This video points out three things that make Hadoop different from SQL. While a great many differences exist, this (more…) hopefully provides a little more context to bring mere mortals up to speed. There are some details about Hadoop that I purposely left out to simplify this video. https://www.intricity.com/basic/intricity101-landing-page
Text from the Video:
If you’ve been accustomed to working with traditional SQL databases, hearing somebody talk about Hadoop can sound like a crazy mess. So in this video I’m going to try and simplify only 3 of many differences between Hadoop and traditional SQL sources which hopefully will provide context as to where each medium is used.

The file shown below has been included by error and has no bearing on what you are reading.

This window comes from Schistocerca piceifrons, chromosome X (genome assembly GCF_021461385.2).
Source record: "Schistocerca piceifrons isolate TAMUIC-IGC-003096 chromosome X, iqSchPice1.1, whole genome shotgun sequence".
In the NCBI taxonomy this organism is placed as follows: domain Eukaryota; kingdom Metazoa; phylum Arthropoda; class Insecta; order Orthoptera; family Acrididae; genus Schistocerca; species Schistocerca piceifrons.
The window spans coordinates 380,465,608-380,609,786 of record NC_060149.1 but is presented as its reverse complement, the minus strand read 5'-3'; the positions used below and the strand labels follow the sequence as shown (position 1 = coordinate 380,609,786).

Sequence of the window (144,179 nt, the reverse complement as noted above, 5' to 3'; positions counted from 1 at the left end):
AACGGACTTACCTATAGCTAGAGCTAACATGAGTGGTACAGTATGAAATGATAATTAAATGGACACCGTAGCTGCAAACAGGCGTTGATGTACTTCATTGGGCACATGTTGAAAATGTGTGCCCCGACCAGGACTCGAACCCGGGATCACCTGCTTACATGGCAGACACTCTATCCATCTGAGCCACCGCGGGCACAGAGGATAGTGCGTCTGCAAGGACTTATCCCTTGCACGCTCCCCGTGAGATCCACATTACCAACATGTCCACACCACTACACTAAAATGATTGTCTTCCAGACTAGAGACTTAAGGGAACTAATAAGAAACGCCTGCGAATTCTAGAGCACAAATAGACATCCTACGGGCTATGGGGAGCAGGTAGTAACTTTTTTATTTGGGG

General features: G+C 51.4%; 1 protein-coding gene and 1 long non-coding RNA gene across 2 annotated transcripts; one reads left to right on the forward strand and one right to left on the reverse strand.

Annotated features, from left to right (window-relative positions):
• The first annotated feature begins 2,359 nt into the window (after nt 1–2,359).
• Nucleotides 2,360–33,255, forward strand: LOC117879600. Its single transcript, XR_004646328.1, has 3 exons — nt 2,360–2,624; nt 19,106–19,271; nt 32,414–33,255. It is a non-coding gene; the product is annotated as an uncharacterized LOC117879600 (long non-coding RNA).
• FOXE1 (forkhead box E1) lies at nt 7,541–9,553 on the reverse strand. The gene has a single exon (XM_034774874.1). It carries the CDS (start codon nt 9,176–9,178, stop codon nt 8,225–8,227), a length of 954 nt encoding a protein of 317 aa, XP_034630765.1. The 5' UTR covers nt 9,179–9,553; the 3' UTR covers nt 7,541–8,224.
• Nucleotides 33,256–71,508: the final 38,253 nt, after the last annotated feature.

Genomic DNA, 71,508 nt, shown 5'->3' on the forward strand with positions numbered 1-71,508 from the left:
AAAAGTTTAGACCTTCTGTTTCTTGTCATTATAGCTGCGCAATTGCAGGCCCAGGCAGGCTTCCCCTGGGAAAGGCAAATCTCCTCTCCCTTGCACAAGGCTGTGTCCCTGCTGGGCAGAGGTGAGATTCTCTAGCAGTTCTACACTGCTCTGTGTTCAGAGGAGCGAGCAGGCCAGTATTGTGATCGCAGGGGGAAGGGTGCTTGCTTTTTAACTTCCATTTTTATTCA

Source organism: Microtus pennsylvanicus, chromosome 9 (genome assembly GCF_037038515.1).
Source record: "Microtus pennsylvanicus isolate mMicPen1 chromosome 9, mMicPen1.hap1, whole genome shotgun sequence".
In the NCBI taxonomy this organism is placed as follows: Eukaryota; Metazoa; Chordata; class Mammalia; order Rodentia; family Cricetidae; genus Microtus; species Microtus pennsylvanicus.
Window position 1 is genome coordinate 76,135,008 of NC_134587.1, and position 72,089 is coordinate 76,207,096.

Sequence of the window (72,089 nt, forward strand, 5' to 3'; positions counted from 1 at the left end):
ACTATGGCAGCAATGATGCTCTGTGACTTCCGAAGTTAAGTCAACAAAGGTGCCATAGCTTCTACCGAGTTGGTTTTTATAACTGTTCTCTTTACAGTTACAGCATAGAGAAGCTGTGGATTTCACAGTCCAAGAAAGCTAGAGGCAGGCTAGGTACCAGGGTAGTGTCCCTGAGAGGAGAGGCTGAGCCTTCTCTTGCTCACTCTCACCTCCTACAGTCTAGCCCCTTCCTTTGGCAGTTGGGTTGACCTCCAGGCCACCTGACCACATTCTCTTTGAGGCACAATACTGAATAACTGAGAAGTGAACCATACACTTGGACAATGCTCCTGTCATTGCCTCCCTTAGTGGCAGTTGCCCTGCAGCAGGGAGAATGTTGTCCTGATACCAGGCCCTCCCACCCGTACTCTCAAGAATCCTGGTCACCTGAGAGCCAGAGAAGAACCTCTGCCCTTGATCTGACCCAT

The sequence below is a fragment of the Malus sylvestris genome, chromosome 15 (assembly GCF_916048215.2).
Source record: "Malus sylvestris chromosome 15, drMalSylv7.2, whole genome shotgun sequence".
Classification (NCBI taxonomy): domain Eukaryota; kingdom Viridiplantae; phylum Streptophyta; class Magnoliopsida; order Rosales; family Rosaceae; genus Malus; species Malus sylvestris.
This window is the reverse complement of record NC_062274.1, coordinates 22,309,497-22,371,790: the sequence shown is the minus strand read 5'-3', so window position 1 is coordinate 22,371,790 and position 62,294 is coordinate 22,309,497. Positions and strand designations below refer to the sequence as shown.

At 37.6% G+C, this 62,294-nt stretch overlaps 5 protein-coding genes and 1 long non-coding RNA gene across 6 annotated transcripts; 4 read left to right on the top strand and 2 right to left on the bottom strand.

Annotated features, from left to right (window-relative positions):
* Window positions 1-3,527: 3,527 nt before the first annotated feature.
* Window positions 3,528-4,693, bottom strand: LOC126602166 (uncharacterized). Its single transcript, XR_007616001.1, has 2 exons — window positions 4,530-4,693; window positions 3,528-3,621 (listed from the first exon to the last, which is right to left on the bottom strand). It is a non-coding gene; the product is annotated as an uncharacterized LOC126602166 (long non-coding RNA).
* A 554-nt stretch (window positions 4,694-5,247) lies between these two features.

The first difference I want to point out is Schema on Write vs Schema on Read
When we move data from SQL database A to SQL database B we need to have some information on hand before we write to database B. For example, we have to know what the structure of database B is and how to adapt the data from database A to fit that structure. Additionally, we have to ensure that the data being transferred meets the data types that the database is expecting. If we attempt to load something that does not meet what database B is expecting, then it will spit out errors and it will reject the data. This is what we call Schema on Write.
Hadoop on the other hand has a schema on read approach. So when we write data into what’s called the Hadoop Distributed File System we just- bring it in without dictating any gatekeeping rules. Then when we want to read the data, we apply rules to the code that reads the data rather than preconfiguring the structure of the data ahead of time.